Six-Word Memoirs a Hit at LBI Foundation of the Arts and SciencesSection Two
More than 100 people showed up at the Long Beach Island Foundation of the Arts and Sciences in Loveladies on Wednesday night to meet Larry Smith, the award-winning author, editor and publisher of SMITH Magazine, who created the nationally celebrated Six-Word Memoir Project. While perusing the many imaginative memoir boxes displayed around the room that had been created by Stafford Intermediate School’s sixth-grade art class in partnership with LBIF and Smith himself, the crowd eagerly anticipated hearing Smith speak about his journey with the project. Among the masses were many of his long-time friends and family members who traveled from Moorestown, where Smith grew up, to greet his fans and display their loving support for his literary mission.
“You must be proud,” said LBIF’s public programs and membership coordinator Kristy Redford, after introducing herself to Smith’s father, Louis Smith.
“I’ll admit that he’s my son,” joked Smith. “We always try to come to his events,” he said, smiling.
A quiet hush panned over the jubilant gathering as Larry Smith took the stage and began sharing his experiences on the memoir project. Equipped with a telling PowerPoint presentation that showcased the life of the project, which was displayed in the art gallery on a large projector for all to see, he began telling the story of Ernest Hemingway, who had allegedly been challenged to write a story in just six words. Whether or not this legend is true, Smith said that as a journalist, he was always intrigued by the art and power of a six-word story.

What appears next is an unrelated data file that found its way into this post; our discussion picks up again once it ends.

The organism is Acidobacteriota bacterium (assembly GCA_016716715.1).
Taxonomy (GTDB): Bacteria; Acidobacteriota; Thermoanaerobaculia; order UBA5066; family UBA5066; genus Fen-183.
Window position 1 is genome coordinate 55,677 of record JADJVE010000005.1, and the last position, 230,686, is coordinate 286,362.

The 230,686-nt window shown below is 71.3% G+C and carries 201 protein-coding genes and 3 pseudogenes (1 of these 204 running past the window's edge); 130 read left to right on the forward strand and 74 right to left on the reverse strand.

“People have played off six words before, but no one had really said, ‘What’s the six-word story of your life?,’ which I called the ‘six-word memoir,’” he explained.
“Six-word memoirs are very magical. It’s easy to do many; it’s hard to do them well. But some people, of course, have a knack for it. It’s a low bar of entry to get in the game, to write, to say, ‘Hey, I tried this.’ And some of them are excellent,” he added.
After working many years as a journalist in the magazine industry, writing for Men’s Journal, The New York Times and Popular Science, among others, Smith said he wanted to create a magazine specifically for inspiring writers to create their stories and share them with others. He took his prototypes to many publishing houses, hoping to sell his idea, but none were really interested in his philosophy.
After many rejections, Smith decided to start the magazine online, where it wouldn’t cost him much to begin working on it. One day, while hard-pressed for something interactive to share with members of his online community, he said he decided to ask users to share their life story in six words. The narrative didn’t need to encompass a person’s entire life, but rather a pivotal or even ordinary piece of their existence. The next day, Smith said, he received 1,000 responses to his inquiry.
That was six years ago. Now, between SMITH Magazine and SMITH TEENS, a website just for adolescents, Smith said nearly 550,000 memoirs have been submitted.
“There’s over 50 (people) here, and there’s classrooms all over the world; I wonder if there’s been a million six-word memoirs written at games, at weddings – people do them for the bride and groom. I bet that there’s been a million, but I don’t know that. I know that on my site I have a counter, and I add up teens and adults, and it’s over half a million. So it’s pretty exciting,” Smith reminisced with enthusiasm.